And there are usually a lot of them. But they all have pretty much the same look and content, as if they were being operated by the same person.

Since I have some experience spotting these scam sites, I’m able to tell right away that these are trouble but others may not be so lucky because they don’t know what to look for.

There are some red flags that tell you right away that this site is a scam and I’m going to point them out here.

#1. How Long Has Plenty Bread Been Around?

If you answered 5 years because their about page says that they’ve been around since 2015, you’d be wrong. But, you still get a point for checking.

This is one of the factors that I look at when I’m reviewing sites that I’m a bit skeptical about. Normally, the longer a website has been around, you would trust it more than one that just popped up yesterday.

The correct answer to the question would probably shock you. I took a look at the domain registration records for Plenty Bread (see the screenshot).

Screenshot of domain registration info

From the domain registration info, you’ll see that the domain, was registered on the 14th of April, 2020! This year.

So Plenty Bread has only been around for a couple of months as of this writing.

Another thing to look for is the expiry date of the domain. Big businesses, as Plenty Bread pretends to be, usually register their domain names for multiple years. Plenty Bread is only registered for one year. This is just a guess but I’m willing to bet as you will see from the other red flags, that they don’t plan to be around that long.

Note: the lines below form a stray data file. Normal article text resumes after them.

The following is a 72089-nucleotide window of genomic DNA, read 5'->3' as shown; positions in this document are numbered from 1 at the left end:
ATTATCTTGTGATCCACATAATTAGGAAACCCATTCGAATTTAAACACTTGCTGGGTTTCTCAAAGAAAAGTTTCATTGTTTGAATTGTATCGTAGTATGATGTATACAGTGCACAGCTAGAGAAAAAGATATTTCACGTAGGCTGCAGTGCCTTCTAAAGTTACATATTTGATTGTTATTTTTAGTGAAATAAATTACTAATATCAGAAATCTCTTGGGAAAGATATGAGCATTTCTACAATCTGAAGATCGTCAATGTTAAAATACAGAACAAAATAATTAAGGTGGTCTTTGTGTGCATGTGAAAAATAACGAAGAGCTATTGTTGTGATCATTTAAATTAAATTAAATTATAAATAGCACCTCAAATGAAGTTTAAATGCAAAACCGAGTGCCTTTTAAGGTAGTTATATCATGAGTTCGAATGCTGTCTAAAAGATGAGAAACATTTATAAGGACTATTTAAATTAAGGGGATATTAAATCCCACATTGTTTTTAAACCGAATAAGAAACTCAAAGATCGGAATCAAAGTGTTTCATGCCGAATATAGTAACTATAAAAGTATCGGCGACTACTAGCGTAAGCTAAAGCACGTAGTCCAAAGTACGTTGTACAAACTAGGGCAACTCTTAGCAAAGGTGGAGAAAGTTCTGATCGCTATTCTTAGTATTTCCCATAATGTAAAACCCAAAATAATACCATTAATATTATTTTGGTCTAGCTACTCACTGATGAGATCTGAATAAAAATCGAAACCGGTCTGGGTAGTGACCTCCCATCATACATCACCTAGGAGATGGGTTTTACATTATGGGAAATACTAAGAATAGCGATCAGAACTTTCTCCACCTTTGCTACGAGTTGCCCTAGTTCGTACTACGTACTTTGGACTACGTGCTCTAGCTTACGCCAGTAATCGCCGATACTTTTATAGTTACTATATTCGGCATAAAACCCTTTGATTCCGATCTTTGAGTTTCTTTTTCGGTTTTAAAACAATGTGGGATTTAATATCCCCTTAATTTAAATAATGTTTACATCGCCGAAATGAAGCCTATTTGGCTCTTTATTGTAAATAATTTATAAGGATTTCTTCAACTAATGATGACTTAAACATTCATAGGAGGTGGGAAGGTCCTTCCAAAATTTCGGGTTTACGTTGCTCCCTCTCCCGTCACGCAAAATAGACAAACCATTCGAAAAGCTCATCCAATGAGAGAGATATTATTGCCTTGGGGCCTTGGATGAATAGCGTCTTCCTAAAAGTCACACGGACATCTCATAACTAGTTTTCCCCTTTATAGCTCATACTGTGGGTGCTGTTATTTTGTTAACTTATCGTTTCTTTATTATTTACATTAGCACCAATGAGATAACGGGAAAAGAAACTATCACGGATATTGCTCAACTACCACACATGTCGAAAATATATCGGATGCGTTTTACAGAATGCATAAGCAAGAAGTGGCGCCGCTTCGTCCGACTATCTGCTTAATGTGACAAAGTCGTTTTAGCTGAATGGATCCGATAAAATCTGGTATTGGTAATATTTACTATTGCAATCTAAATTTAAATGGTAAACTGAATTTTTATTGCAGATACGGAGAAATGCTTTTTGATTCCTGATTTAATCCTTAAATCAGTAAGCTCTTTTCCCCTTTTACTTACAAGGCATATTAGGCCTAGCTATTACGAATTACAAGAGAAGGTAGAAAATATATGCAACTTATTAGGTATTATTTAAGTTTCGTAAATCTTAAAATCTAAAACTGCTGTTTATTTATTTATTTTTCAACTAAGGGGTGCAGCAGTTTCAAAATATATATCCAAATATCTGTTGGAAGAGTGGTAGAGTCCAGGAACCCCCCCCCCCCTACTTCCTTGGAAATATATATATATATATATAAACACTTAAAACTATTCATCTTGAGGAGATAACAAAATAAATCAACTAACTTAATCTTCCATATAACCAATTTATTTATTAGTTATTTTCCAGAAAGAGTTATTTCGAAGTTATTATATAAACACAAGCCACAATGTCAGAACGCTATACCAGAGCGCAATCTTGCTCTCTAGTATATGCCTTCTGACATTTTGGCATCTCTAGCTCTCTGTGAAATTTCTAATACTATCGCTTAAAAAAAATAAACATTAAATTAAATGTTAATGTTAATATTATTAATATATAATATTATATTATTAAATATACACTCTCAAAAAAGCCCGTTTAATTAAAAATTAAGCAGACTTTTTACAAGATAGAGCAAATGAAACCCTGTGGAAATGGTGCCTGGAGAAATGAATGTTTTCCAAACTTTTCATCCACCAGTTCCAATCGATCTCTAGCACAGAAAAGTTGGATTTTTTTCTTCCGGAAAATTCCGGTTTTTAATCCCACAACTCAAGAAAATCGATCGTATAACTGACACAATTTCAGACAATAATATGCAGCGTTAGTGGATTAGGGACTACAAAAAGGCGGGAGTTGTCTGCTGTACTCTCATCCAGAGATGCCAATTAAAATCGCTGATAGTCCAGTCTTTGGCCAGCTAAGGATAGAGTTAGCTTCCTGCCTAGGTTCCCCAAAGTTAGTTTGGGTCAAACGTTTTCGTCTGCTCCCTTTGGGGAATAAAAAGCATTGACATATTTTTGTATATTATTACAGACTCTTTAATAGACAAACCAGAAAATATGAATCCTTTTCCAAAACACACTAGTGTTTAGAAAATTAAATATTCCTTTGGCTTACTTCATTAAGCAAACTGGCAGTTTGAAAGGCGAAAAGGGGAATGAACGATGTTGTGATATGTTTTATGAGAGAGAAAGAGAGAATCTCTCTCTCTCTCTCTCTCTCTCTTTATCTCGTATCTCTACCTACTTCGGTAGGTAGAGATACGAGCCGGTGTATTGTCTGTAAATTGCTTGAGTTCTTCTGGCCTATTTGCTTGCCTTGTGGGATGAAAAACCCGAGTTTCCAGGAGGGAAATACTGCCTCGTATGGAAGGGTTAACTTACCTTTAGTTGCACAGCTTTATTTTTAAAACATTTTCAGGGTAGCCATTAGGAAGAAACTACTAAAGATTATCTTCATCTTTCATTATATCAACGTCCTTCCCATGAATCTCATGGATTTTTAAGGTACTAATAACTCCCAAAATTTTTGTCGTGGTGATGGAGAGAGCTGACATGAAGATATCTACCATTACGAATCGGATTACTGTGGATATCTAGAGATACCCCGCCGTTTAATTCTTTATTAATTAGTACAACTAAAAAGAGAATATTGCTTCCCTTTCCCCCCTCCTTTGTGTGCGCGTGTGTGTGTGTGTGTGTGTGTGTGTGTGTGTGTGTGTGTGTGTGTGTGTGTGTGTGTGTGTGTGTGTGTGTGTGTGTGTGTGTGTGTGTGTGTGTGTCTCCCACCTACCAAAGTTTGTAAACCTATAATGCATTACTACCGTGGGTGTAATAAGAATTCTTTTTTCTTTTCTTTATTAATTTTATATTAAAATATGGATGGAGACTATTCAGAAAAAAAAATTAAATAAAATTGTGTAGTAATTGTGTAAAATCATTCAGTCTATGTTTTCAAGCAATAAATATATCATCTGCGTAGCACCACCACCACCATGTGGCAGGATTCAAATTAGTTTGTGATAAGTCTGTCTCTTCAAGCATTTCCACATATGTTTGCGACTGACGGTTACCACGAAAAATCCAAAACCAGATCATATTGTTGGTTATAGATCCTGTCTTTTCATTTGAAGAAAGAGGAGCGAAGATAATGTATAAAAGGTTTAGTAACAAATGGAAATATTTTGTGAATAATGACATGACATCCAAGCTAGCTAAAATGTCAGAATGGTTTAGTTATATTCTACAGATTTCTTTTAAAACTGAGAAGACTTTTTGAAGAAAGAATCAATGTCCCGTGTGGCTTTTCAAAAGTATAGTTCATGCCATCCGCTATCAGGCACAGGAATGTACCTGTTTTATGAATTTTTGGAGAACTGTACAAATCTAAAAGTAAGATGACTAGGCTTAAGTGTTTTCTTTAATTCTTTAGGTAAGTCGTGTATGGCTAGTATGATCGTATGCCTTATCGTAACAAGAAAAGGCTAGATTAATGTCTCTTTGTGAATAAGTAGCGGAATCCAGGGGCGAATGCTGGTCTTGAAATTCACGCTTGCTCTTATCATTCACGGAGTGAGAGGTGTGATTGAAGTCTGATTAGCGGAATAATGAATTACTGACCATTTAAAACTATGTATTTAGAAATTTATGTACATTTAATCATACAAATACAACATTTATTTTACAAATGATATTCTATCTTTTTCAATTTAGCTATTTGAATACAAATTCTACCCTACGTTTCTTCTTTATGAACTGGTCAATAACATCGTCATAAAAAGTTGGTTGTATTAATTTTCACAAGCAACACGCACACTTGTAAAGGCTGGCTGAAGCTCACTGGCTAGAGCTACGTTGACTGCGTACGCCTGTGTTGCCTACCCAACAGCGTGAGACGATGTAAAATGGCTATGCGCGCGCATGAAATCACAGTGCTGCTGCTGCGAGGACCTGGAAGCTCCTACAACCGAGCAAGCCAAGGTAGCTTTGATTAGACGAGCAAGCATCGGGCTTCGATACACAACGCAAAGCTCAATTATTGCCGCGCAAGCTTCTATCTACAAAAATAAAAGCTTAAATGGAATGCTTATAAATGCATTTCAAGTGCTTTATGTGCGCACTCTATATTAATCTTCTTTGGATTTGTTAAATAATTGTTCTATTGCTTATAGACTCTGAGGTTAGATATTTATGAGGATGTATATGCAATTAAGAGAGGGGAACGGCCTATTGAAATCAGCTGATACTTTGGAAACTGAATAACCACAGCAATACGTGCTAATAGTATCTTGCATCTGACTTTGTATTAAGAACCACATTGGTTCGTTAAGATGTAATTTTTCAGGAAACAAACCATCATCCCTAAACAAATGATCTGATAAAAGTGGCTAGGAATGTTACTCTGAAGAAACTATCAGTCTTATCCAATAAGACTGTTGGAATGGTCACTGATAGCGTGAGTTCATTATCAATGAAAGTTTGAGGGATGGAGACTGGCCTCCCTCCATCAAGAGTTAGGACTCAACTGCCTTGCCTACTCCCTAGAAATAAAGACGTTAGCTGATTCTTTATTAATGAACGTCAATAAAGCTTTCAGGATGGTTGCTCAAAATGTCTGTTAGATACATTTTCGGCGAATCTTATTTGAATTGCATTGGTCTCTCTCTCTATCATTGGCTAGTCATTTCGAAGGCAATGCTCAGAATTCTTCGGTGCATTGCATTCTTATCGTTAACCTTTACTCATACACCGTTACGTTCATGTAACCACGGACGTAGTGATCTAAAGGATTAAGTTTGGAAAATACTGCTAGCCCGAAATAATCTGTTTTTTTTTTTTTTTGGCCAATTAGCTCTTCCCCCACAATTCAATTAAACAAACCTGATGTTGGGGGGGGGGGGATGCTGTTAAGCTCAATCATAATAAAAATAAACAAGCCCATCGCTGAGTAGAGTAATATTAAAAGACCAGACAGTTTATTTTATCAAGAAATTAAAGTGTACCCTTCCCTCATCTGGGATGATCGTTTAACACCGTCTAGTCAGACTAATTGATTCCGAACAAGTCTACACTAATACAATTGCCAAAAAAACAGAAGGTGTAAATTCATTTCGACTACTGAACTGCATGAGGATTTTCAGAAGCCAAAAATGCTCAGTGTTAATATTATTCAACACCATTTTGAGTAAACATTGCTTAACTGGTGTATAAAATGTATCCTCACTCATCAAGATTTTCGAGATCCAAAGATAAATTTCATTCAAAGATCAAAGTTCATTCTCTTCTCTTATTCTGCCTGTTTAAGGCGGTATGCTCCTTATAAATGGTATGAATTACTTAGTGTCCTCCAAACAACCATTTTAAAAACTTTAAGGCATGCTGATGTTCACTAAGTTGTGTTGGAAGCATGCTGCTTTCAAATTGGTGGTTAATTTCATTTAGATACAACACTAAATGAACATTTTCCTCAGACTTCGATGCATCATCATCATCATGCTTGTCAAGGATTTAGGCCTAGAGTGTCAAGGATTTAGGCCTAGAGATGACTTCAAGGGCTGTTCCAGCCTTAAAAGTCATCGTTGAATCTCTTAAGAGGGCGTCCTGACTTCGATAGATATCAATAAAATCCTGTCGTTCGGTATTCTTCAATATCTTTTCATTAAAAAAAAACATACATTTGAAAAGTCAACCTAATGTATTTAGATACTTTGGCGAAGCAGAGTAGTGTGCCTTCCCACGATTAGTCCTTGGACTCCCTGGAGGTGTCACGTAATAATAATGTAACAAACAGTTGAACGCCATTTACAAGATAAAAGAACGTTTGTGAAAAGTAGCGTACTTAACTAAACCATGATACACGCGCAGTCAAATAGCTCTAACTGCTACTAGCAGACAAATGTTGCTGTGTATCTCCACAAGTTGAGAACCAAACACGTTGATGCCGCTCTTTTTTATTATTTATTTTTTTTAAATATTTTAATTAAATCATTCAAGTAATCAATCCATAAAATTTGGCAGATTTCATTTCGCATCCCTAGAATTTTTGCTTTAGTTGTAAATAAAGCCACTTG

So that entire story about them starting in March 2015 in Amsterdam and growing to be the “#1 Influencer Earning Network” in under 5 years appears to be false.

#2. Were They Awarded by

Since we know their whole story is fake, it may not even make sense to check out what they said about being mentioned in publication like Forbes where they were named the “#1 Influencer Earning Network”. But hey, let’s check them for their lies anyway.

I did a Google search to check every page on for any mention of the brand name “Plenty Bread”.

Screenshot of Google search for mention of plenty bread on

Well as you can see, nothing was found. No mention of Plenty Bread on the entire website.

Everything else in their story is a lie.

#3. Who Is

On the same About page as their story, I found a link that goes to a site called They probably wanted to link to their own homepage but somehow ended up linking to Cloutbux.

The problem is that when you click this link, Cloutbux does not exist and you end up getting a server connection error.

Well, I did some more sleuthing, this time using the WayBack Machine – a site that shows you how websites looked in the past, even if they no longer exist.

Here’s how Cloutbux looked.

Screenshot of Cloutbux as it looked on Wayback Machine.

Yikes! Looks familiar?

Cloutbux registered their domain name in February of 2020 and shut down in April just before Plenty Bread showed up. So it seems that what the creators of Plenty Bread did was shut down Cloutbux, copied all the same pages over to their newly registered scam site and forgot to change a link.